UKZN SHOWS POSSIBILITIES OF SCIENCE
Written by: Elizabeth Kunene and Venal Naidu
The Science and Technology Education Centre at the University of KwaZulu-Natal (UKZN) held a Science Exposition in commemoration of National Science Week.
Hundreds of students from various schools around Durban gathered at the centre throughout the week to partake in the museum tours, the geology lab experiments as well as scientific experiments.
Miss Dlamini from Chesterville High School was very happy with the programme that UKZN planned.
“This was an eye-opener for the students to excel in their studies and take them seriously. They now understand that they will be competing with other students from different schools to be considered into the science field,” said Dlamini.
Dr Egerton Hingston, a lecturer in rock engineering at the campus, fascinated students by showing them different types of rocks. The lesson learnt by students was a rare one considering that only two universities in the country offer rock engineering.
“A lot of students are not taught geology in high schools but I do hope when they came here their eyes were opened to different fields of science and technology. I hope they are encouraged to be better young scientist or geologist,” Hingston added.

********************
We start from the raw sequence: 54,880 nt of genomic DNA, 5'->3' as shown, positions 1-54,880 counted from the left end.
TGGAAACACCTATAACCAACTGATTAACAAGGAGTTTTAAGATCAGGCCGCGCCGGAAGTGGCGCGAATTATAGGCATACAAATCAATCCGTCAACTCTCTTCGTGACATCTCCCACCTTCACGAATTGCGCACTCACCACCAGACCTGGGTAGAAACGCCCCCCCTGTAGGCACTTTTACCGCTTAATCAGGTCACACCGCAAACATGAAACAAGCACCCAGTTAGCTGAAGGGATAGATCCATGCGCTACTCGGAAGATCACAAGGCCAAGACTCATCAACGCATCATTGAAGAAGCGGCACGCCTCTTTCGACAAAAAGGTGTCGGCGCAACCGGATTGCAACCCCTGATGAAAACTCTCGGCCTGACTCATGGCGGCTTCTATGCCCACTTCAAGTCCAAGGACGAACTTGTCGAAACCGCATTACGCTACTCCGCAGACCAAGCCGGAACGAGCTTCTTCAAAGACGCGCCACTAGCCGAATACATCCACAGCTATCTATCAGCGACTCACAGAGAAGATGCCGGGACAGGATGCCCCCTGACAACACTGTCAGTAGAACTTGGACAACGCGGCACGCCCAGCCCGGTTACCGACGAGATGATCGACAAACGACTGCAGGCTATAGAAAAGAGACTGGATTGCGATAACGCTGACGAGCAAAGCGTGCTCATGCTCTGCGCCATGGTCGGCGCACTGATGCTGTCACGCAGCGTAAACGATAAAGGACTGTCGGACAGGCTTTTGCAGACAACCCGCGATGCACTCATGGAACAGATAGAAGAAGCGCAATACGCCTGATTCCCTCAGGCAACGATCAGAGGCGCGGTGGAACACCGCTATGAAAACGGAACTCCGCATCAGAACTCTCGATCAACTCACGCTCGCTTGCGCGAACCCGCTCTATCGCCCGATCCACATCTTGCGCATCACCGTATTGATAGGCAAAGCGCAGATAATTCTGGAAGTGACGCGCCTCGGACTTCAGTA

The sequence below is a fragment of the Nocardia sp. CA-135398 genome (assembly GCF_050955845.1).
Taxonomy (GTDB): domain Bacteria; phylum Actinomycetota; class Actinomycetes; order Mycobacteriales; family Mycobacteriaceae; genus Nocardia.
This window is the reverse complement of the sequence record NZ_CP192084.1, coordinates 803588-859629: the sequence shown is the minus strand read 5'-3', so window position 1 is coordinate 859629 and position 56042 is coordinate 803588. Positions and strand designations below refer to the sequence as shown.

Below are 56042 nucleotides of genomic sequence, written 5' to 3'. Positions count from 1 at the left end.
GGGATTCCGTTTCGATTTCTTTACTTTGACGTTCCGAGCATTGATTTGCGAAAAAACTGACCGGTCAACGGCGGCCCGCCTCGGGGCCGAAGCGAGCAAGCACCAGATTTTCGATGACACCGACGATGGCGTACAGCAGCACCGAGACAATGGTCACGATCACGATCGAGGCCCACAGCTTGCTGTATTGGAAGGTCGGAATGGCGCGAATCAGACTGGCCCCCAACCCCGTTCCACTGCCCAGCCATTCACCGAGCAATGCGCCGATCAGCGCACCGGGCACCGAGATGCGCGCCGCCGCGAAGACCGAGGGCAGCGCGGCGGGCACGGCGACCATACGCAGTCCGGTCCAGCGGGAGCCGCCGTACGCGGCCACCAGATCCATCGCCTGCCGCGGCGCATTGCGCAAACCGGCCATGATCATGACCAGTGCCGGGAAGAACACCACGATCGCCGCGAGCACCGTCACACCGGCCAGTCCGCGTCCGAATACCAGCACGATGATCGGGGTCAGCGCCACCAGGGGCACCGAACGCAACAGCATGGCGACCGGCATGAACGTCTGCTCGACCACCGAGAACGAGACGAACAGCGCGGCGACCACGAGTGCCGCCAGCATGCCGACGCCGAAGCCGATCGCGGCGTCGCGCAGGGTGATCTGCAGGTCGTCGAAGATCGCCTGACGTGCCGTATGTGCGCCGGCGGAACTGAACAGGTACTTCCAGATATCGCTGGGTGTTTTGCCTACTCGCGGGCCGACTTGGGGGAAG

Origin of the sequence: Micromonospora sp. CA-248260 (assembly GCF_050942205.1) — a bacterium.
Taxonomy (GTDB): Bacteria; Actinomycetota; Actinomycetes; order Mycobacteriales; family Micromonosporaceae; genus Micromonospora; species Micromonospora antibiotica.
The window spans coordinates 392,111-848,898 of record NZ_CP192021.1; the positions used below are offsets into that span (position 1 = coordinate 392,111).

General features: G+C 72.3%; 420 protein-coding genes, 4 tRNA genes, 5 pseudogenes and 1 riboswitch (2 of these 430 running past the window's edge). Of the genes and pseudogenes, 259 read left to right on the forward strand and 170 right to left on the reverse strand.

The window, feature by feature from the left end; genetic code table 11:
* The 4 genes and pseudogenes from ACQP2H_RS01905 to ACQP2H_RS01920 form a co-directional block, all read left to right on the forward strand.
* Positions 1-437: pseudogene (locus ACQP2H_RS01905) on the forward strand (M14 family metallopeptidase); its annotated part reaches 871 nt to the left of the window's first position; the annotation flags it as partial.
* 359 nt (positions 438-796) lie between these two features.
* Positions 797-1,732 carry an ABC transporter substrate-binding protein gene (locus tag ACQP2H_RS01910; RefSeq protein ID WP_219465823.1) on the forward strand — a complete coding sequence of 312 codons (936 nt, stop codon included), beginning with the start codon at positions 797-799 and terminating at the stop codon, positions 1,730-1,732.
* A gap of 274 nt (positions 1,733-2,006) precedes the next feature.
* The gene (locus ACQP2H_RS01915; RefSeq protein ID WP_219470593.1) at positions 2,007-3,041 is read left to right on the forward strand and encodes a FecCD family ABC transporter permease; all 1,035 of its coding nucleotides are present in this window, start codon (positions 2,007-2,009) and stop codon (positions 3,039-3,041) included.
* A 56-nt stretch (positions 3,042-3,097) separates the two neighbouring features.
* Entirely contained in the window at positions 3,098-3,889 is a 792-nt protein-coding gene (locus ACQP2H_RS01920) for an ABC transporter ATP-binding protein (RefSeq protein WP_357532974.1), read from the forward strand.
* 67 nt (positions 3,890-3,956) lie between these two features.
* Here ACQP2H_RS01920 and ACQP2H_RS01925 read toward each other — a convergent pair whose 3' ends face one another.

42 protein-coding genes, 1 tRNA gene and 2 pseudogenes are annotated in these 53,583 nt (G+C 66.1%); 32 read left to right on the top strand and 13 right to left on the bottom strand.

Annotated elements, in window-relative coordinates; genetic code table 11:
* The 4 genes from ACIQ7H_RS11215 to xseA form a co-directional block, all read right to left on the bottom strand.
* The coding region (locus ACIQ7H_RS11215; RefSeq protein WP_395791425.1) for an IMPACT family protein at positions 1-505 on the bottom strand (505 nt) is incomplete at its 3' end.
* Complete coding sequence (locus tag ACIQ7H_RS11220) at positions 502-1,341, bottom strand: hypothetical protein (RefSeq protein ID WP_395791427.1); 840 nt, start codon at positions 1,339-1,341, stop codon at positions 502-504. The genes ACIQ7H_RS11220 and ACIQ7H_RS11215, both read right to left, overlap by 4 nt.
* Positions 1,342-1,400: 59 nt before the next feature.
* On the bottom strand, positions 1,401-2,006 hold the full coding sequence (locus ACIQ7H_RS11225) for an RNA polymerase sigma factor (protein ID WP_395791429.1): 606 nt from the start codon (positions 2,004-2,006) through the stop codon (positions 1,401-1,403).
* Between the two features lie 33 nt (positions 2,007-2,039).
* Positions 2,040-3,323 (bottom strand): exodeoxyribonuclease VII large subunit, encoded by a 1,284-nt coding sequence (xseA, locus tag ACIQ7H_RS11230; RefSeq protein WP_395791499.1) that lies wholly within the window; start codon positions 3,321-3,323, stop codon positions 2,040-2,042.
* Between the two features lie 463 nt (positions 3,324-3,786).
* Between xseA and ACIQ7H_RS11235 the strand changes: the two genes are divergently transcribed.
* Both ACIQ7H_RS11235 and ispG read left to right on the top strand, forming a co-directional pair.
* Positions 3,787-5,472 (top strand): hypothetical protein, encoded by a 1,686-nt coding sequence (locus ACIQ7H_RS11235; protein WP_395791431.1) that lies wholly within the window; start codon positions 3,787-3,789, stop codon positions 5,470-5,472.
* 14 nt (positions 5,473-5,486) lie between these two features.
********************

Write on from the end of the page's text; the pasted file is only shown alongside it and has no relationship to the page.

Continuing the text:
Dr Tanja Reinhardt, coordinator and organiser of the event, said that this week was really a good opportunity for students to pick their future career paths.
Reinhardt also emphasised that in order to be a scientist, you have to have a love for it and hoped that this outreach project will help many students develop that love.
“We were very excited about this science week and having the students at the science museum and exposing them to different science and technology. They can also learn that science is fun they don’t have to be afraid of it. After all, it’s important for your daily life,” said Reinhard.
The centre will continue to conduct outreach projects from the 5th – 7th September to various schools across KwaZulu-Natal.
*Caption- Dr Tanja Reinhardt sets her hand alight with the help of a student in attendance during a scientific experiment.